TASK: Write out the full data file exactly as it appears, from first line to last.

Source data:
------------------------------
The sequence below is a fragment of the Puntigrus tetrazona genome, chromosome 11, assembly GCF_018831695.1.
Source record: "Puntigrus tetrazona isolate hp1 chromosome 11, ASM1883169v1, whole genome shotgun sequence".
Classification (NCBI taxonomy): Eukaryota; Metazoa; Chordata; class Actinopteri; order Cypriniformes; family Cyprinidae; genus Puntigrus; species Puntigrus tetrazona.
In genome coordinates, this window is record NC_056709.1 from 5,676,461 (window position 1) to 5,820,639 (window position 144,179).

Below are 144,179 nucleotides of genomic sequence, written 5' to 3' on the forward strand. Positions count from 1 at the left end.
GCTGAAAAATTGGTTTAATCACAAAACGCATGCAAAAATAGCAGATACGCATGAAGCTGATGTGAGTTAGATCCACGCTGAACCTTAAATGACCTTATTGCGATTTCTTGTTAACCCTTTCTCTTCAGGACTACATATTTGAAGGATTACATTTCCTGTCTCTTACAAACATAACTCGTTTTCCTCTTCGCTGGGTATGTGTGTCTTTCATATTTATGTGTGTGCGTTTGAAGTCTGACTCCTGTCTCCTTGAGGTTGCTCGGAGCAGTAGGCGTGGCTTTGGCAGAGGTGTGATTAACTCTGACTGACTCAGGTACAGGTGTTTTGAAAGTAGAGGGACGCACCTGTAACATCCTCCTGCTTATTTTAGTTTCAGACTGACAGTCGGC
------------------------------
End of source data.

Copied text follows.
The sequence below is a fragment of the Puntigrus tetrazona genome, chromosome 11, assembly GCF_018831695.1.
Source record: "Puntigrus tetrazona isolate hp1 chromosome 11, ASM1883169v1, whole genome shotgun sequence".
Classification (NCBI taxonomy): Eukaryota; Metazoa; Chordata; class Actinopteri; order Cypriniformes; family Cyprinidae; genus Puntigrus; species Puntigrus tetrazona.
In genome coordinates, this window is record NC_056709.1 from 5,676,461 (window position 1) to 5,820,639 (window position 144,179).

Below are 144,179 nucleotides of genomic sequence, written 5' to 3' on the forward strand. Positions count from 1 at the left end.
GCTGAAAAATTGGTTTAATCACAAAACGCATGCAAAAATAGCAGATACGCATGAAGCTGATGTGAGTTAGATCCACGCTGAACCTTAAATGACCTTATTGCGATTTCTTGTTAACCCTTTCTCTTCAGGACTACATATTTGAAGGATTACATTTCCTGTCTCTTACAAACATAACTCGTTTTCCTCTTCGCTGGGTATGTGTGTCTTTCATATTTATGTGTGTGCGTTTGAAGTCTGACTCCTGTCTCCTTGAGGTTGCTCGGAGCAGTAGGCGTGGCTTTGGCAGAGGTGTGATTAACTCTGACTGACTCAGGTACAGGTGTTTTGAAAGTAGAGGGACGCACCTGTAACATCCTCCTGCTTATTTTAGTTTCAGACTGACAGTCGGC